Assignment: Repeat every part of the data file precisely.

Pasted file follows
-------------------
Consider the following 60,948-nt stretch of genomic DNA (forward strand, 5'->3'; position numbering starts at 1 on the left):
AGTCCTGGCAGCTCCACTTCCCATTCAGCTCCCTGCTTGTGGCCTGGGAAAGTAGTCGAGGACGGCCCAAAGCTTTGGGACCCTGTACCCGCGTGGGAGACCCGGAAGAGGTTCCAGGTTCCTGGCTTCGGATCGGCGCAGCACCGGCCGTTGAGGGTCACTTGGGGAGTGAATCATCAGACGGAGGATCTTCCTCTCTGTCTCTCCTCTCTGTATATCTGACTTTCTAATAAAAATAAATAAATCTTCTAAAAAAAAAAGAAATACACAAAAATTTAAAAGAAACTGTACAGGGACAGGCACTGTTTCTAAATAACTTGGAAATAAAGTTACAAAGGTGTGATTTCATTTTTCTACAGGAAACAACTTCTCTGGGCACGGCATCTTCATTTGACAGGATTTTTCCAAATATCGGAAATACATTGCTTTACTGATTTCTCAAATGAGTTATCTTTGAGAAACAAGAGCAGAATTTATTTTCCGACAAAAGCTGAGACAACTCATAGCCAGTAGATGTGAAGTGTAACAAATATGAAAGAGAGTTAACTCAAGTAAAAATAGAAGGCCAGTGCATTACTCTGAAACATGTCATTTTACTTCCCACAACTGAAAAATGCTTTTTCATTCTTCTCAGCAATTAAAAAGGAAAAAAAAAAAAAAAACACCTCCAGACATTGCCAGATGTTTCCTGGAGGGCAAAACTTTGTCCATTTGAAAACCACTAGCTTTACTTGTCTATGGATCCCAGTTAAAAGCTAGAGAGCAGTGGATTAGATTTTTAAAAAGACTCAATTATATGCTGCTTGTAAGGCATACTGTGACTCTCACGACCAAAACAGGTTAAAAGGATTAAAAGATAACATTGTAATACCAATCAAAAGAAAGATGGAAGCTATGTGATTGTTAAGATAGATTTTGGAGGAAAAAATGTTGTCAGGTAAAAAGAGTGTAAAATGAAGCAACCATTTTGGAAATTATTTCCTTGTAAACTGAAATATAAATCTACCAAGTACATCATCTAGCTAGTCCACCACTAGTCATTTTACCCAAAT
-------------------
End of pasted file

Consider the following 60,948-nt stretch of genomic DNA (forward strand, 5'->3'; position numbering starts at 1 on the left):
AGTCCTGGCAGCTCCACTTCCCATTCAGCTCCCTGCTTGTGGCCTGGGAAAGTAGTCGAGGACGGCCCAAAGCTTTGGGACCCTGTACCCGCGTGGGAGACCCGGAAGAGGTTCCAGGTTCCTGGCTTCGGATCGGCGCAGCACCGGCCGTTGAGGGTCACTTGGGGAGTGAATCATCAGACGGAGGATCTTCCTCTCTGTCTCTCCTCTCTGTATATCTGACTTTCTAATAAAAATAAATAAATCTTCTAAAAAAAAAAGAAATACACAAAAATTTAAAAGAAACTGTACAGGGACAGGCACTGTTTCTAAATAACTTGGAAATAAAGTTACAAAGGTGTGATTTCATTTTTCTACAGGAAACAACTTCTCTGGGCACGGCATCTTCATTTGACAGGATTTTTCCAAATATCGGAAATACATTGCTTTACTGATTTCTCAAATGAGTTATCTTTGAGAAACAAGAGCAGAATTTATTTTCCGACAAAAGCTGAGACAACTCATAGCCAGTAGATGTGAAGTGTAACAAATATGAAAGAGAGTTAACTCAAGTAAAAATAGAAGGCCAGTGCATTACTCTGAAACATGTCATTTTACTTCCCACAACTGAAAAATGCTTTTTCATTCTTCTCAGCAATTAAAAAGGAAAAAAAAAAAAAAAACACCTCCAGACATTGCCAGATGTTTCCTGGAGGGCAAAACTTTGTCCATTTGAAAACCACTAGCTTTACTTGTCTATGGATCCCAGTTAAAAGCTAGAGAGCAGTGGATTAGATTTTTAAAAAGACTCAATTATATGCTGCTTGTAAGGCATACTGTGACTCTCACGACCAAAACAGGTTAAAAGGATTAAAAGATAACATTGTAATACCAATCAAAAGAAAGATGGAAGCTATGTGATTGTTAAGATAGATTTTGGAGGAAAAAATGTTGTCAGGTAAAAAGAGTGTAAAATGAAGCAACCATTTTGGAAATTATTTCCTTGTAAACTGAAATATAAATCTACCAAGTACATCATCTAGCTAGTCCACCACTAGTCATTTTACCCAAAT